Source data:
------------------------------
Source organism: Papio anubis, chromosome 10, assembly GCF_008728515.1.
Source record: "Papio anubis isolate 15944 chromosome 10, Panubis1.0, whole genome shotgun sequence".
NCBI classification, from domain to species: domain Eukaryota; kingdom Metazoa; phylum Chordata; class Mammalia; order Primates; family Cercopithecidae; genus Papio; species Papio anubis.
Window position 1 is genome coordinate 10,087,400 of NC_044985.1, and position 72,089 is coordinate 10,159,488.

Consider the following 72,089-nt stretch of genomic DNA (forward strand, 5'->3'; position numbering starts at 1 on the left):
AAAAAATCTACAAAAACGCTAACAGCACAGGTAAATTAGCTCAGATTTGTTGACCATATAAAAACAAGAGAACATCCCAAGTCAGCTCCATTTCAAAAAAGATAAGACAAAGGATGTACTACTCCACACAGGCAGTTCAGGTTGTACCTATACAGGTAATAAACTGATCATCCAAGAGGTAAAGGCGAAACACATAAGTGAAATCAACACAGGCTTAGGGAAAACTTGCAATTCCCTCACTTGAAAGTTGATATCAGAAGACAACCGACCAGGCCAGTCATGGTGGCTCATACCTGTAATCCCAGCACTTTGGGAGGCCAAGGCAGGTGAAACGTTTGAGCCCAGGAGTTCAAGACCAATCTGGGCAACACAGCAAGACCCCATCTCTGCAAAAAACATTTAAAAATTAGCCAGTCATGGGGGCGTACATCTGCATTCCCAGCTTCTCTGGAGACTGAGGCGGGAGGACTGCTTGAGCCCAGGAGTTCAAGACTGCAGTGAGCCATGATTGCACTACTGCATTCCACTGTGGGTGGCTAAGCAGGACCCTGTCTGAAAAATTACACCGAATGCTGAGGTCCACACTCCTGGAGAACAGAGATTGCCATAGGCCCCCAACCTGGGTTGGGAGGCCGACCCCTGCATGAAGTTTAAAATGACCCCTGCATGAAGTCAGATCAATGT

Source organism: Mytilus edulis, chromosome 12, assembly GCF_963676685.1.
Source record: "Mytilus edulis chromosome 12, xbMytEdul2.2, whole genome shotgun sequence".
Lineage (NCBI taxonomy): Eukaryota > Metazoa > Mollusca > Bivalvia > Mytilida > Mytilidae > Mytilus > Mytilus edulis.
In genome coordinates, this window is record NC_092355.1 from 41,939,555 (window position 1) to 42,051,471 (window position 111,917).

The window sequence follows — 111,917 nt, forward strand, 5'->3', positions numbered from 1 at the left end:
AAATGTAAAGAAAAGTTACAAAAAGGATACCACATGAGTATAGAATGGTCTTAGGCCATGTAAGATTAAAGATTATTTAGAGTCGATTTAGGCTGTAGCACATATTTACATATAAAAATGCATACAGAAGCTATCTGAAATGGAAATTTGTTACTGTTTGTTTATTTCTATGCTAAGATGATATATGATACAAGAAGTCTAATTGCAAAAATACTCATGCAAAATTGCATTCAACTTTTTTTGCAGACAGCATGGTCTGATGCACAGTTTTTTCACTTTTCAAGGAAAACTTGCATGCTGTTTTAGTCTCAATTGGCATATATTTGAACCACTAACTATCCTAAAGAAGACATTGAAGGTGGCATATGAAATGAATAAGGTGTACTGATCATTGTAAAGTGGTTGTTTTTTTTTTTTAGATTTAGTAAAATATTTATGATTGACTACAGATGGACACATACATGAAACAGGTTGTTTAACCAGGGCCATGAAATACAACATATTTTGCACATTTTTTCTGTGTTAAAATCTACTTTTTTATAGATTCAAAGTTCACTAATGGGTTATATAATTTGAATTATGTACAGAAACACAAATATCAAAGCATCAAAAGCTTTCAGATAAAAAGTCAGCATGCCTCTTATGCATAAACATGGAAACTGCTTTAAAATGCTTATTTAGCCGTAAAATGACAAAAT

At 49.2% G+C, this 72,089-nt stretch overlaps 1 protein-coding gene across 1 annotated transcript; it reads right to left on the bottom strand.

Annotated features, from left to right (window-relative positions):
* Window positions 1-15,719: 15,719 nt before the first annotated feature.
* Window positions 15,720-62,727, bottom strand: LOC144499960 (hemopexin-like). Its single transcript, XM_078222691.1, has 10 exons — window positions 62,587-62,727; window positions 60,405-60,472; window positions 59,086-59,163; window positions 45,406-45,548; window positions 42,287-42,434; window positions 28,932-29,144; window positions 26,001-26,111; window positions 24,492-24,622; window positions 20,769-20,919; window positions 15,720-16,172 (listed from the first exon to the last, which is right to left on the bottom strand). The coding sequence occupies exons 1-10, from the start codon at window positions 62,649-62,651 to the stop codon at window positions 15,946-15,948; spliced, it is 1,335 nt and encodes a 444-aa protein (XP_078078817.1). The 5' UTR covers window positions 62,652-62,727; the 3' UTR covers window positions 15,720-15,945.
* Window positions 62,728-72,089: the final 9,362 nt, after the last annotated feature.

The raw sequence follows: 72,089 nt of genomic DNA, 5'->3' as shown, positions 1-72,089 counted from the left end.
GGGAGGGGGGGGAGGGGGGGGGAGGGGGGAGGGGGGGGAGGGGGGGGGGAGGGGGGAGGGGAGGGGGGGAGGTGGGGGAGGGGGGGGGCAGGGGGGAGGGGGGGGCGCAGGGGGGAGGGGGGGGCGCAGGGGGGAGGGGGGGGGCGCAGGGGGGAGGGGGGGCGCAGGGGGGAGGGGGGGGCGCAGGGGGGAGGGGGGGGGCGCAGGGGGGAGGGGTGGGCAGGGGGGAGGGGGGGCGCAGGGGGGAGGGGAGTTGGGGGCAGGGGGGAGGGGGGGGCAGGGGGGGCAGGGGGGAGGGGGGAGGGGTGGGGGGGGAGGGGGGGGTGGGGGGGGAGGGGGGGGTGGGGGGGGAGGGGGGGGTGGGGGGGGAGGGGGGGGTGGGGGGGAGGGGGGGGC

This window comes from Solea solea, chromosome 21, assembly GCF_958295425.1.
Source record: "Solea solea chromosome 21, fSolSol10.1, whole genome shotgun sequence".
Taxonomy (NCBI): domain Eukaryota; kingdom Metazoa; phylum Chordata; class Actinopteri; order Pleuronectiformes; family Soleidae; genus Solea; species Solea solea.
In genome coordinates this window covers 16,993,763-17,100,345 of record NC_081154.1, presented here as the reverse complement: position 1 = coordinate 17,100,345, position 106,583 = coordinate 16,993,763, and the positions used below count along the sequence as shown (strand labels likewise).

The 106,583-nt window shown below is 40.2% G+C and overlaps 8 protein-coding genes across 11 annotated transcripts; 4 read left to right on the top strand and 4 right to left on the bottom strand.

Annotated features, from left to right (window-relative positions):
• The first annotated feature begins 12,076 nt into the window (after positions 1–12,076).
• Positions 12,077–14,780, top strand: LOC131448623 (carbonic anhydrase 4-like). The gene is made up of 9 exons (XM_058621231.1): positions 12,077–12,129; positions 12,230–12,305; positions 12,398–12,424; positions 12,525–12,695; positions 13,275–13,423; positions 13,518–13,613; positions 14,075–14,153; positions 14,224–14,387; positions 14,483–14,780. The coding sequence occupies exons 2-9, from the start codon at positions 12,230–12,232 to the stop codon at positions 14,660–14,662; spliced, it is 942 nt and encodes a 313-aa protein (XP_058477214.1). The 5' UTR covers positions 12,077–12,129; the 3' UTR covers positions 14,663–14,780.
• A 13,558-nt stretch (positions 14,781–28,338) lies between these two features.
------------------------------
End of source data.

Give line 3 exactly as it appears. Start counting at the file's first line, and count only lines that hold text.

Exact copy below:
NCBI classification, from domain to species: domain Eukaryota; kingdom Metazoa; phylum Chordata; class Mammalia; order Primates; family Cercopithecidae; genus Papio; species Papio anubis.